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  5. "He does not know if it is re…

"He does not know if it is red."

Translation:Hij weet niet of het rood is.

October 11, 2014



"Hij weet niet als het rood is"

What is wrong with this? Can "als" only be used as "if" if it's a conditional situation?


If whether can be substituted as a conjunction in an English sentence (or translation of a Dutch sentence), then using of is often the correct choice.

"I do not know if he is home" -->

"I do not know whether he is home." -->

"Ik weet niet of hij thuis is."


Exactly, "als" is only used for if in conditional clauses. For the other meaning of if (in subclauses that contain some kind of uncertainty, usually), Dutch uses the word "of".


Wouldn't "hij weet het niet of het rood is?" also work? Is the addition of het a mistake? I'm fairly sure I've heard people saying it like that...


I have heard it spoken that way as well.


Why "Hij weet niet of het is rood" is incorrect if "of" is one of the coordinating conjunctions, therefore requires normal word order, unlike that of subordinating conjunctions? What am I missing here?


That would be the case if the meaning of of was or, e.g.:

  • Is het groen of is het rood.


So basically it's all about the context - if "of" is "if" then it is considered as subordinating conjunction and if "of" is "or" then it is coordinating conjunction?


Why is the "Hij kent niet of het rood is" answer considered to be incorrect? I thought that weten and kennen are synonims.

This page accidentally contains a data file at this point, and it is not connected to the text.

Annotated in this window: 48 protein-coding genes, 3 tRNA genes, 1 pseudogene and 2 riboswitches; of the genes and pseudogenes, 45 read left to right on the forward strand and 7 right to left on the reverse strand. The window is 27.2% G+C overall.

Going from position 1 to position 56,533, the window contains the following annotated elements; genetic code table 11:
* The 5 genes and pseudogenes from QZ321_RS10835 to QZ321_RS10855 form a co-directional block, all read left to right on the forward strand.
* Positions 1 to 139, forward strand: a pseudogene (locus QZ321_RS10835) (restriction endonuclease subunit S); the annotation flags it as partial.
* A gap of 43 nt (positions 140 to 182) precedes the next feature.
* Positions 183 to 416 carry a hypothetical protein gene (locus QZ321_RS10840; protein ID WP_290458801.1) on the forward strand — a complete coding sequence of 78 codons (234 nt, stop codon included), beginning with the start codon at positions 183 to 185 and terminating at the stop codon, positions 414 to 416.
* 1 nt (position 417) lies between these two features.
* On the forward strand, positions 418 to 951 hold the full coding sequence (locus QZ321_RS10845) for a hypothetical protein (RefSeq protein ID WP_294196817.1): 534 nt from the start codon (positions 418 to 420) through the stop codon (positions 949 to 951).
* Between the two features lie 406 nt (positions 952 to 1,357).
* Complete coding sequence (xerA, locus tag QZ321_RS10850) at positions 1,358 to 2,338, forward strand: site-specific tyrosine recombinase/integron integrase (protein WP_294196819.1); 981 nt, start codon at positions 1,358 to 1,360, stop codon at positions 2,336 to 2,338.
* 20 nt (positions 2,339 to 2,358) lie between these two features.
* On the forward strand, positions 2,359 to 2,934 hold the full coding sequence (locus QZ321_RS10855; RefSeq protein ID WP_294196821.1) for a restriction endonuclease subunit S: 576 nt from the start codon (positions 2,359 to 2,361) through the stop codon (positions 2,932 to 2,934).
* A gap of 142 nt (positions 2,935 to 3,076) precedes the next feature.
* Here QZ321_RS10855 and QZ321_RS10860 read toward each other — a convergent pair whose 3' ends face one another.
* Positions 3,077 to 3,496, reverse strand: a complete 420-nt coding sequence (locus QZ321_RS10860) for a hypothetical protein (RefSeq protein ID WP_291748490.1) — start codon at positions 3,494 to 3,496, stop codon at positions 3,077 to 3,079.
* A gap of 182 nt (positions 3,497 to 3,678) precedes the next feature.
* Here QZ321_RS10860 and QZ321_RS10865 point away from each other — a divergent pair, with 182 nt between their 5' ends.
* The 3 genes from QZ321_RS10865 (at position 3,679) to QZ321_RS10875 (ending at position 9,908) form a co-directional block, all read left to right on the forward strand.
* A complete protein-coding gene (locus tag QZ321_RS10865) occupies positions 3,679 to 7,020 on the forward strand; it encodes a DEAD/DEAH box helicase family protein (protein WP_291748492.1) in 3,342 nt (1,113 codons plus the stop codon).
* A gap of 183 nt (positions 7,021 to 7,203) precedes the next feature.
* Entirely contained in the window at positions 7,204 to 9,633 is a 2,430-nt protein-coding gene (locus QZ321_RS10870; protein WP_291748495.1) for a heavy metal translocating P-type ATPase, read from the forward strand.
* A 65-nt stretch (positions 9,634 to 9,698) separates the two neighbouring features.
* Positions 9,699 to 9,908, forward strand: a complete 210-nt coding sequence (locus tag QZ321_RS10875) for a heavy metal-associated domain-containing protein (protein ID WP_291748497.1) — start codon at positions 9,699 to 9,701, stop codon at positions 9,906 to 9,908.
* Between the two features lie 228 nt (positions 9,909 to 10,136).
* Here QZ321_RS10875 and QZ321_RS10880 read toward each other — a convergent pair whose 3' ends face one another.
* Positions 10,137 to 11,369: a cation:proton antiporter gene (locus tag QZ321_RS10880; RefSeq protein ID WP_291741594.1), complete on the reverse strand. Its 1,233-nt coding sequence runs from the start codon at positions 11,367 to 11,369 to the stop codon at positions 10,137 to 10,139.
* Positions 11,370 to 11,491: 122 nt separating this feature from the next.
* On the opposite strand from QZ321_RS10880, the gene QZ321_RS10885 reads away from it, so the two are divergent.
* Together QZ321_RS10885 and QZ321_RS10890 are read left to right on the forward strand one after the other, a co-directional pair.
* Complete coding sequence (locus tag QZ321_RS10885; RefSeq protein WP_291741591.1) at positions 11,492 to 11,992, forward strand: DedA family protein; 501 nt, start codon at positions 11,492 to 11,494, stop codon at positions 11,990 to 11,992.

They are not synonyms. "kennen" is to know (i.e., be familar with) persons or places or things. "weten" is to know facts or abstract ideas:

I know him well (kennen)
I know Amesterdam (kennen)
I know where he is (weten)
I know where Amsterdam is (weten)
I know French customs (kennen)


How do I know where to put the nagation (niet). Sometimes it's before and sometimes it's after. Or am I just going crazy?


"Geen" is used to negate a noun. You can simply translate this word to "not a" in English. I.e. "ik heb geen brood"

"Niet" is used in all other situations. I.e. "ik ren niet", "hij is niet zo oud", "zij hebben de boeken niet"

To sum up: "geen" is used before object (zij hebben geen boeken) and "niet" is used after the object (zij hebben de boeken niet)


We are given the English first. May I translate "it" as "hij" or "zij/ze" as well as "het"?


What's the difference between weet and Kent?


Have you seen my earlier post on this very page? It answers your question.


Kennen conocer Weten saber. En general.

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Why does the dropdown for 'it' say hij, then het, then hem, if the accepted answer here is het? In all other cases, that means het should be at the top of the list.

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